I have written out below 25 stages of the route I use for memorizing 100-digit numbers, together with the digits, their persons and actions.

Stages

Person

Action

1

Patisserie

Arthur Daley

14

Chalking blackboard

15

2

Road

Nigel Benn

92

Playing tennis

65

3

Fountain

Clint Eastwood

35

Taking the helm

89

4

Jewellers

Gamal Nasser

79

Blindfolded

32

5

Car Park

Charlton Heston

38

Cooking

46

6

Fence

Bram Stoker

26

Casting a spell

43

7

Orchard

Charlton Heston

38

Blindfolded

32

8

Stream

Gamal Nasser

79

Chewing thisdes

50

9

Old Gunpowder mill

Benny Hill

28

Holding up Davy lamp

84

10

Bridleway

Andrew Neil

19

Playing rugby

71

11

Bridge

Steve Nallon

69

Writing

39

HOW TO

DEVELOP A PE

R F

E C T MEMORY

12

Windmill

Nadia Comaneci

93

Singing

75

13

Fish farm

Aristotle Onassis

10

Conducting

58

14

Gateway

Bill Oddie

20

Gambling

97

15

Manor

David Niven

49

Combing hair

44

16

Stonewall

Emperor Nero

59

Waving American flag

23

17

Lake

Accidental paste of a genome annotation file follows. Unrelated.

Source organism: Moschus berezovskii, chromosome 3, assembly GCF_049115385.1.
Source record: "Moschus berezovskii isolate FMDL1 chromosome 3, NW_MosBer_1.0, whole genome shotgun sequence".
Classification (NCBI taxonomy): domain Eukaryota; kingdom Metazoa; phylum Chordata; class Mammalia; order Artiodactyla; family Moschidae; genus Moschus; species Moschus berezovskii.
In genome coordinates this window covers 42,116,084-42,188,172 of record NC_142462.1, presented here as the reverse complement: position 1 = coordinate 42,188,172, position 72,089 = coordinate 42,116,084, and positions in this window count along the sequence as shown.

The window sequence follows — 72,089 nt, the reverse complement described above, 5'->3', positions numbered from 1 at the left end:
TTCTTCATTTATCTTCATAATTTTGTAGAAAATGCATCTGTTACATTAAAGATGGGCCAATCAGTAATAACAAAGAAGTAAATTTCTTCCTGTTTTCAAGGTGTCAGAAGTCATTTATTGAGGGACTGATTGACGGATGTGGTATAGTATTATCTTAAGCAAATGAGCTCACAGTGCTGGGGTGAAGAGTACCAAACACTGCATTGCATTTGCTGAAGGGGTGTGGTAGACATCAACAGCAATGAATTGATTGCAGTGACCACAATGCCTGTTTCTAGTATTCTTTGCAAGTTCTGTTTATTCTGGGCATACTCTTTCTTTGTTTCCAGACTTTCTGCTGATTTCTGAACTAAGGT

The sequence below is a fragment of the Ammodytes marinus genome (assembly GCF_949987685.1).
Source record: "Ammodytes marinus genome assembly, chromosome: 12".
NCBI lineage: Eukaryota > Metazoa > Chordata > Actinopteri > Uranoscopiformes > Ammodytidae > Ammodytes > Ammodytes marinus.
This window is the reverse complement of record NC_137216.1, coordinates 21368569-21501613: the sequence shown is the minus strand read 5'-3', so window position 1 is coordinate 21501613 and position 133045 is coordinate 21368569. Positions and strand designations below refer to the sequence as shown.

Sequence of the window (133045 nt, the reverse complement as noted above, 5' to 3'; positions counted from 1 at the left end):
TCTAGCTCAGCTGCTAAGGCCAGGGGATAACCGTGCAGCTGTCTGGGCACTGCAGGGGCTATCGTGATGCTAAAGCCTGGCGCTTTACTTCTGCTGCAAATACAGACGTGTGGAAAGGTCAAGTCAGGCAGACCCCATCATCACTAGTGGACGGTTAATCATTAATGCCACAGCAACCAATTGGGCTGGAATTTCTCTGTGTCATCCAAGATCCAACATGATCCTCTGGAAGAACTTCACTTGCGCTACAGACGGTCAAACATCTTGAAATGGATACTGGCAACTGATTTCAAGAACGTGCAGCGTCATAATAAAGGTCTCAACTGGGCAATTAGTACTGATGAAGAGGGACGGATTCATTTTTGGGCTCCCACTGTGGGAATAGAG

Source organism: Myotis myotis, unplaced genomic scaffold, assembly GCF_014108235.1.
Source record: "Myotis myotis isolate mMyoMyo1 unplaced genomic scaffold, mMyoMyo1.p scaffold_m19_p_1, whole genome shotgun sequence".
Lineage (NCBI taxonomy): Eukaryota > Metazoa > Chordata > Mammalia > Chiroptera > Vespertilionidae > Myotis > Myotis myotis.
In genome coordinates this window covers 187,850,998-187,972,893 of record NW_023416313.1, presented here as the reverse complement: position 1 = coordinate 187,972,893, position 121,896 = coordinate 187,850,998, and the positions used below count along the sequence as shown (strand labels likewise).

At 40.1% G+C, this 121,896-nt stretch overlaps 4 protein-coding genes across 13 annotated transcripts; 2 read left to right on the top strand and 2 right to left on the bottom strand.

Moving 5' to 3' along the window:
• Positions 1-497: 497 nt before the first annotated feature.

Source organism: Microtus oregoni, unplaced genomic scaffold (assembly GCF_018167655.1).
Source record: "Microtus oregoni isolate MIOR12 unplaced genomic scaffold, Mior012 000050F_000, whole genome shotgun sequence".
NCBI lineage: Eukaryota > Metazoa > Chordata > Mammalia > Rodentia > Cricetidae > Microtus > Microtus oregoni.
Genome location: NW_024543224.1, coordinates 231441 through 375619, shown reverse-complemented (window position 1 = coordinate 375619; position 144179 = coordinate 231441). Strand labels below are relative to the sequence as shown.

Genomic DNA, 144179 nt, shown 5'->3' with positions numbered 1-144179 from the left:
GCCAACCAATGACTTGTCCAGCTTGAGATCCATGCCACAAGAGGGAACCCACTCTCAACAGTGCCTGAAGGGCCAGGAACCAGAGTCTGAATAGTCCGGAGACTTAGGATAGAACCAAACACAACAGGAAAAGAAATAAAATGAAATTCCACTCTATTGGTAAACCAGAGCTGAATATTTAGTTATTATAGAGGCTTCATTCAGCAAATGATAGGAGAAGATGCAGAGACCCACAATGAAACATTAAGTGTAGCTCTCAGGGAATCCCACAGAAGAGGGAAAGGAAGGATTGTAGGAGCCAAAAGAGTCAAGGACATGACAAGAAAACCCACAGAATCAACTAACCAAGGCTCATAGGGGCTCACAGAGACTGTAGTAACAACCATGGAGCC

Organ grinder

07

Computing

81

18

Boathouse

Sharron Davies

64

Backgammon

06

19

Old oak tree

Benny Hill

28

Playing golf

62

20

Steep hill

Oliver Hardy

08

Washing up

99

21

Church door

Harry Secombe

86

Milk float

28

22

Font

Oliver Cromwell

03

Becoming a mermaid

48

23

Congregation seats

Brian Epstein

25

Ice skating

34

24

Bell tower

Bryan Adams

21

Guinness

17

25

Graveyard

Omar Sharif

06

Riding a camel

79

You are probably thinking that the number on its own was preferable to this mass of data. But information presented in a linear form like this always looks more daunting than it really is. And as I have said before, an instant mental image often takes several lines to describe.

Despite appearances, the 100 digits have been translated into a series of images that the brain can accept and therefore store more easily. You are now in a position to start memorizing.

SHOOTING THE SCRIPT

Memorizing long numbers is a bit like making a mini-epic. You are the director, and a whole cast of actors, musicians, comedians, singers, stuntmen, and props are waiting to act out their scenes at a scries of specially chosen locations. Here is my script:

OPENING SCENE: 14 15

Location: Patisserie (1st stage) Person: Arthur Daley (14 = AD)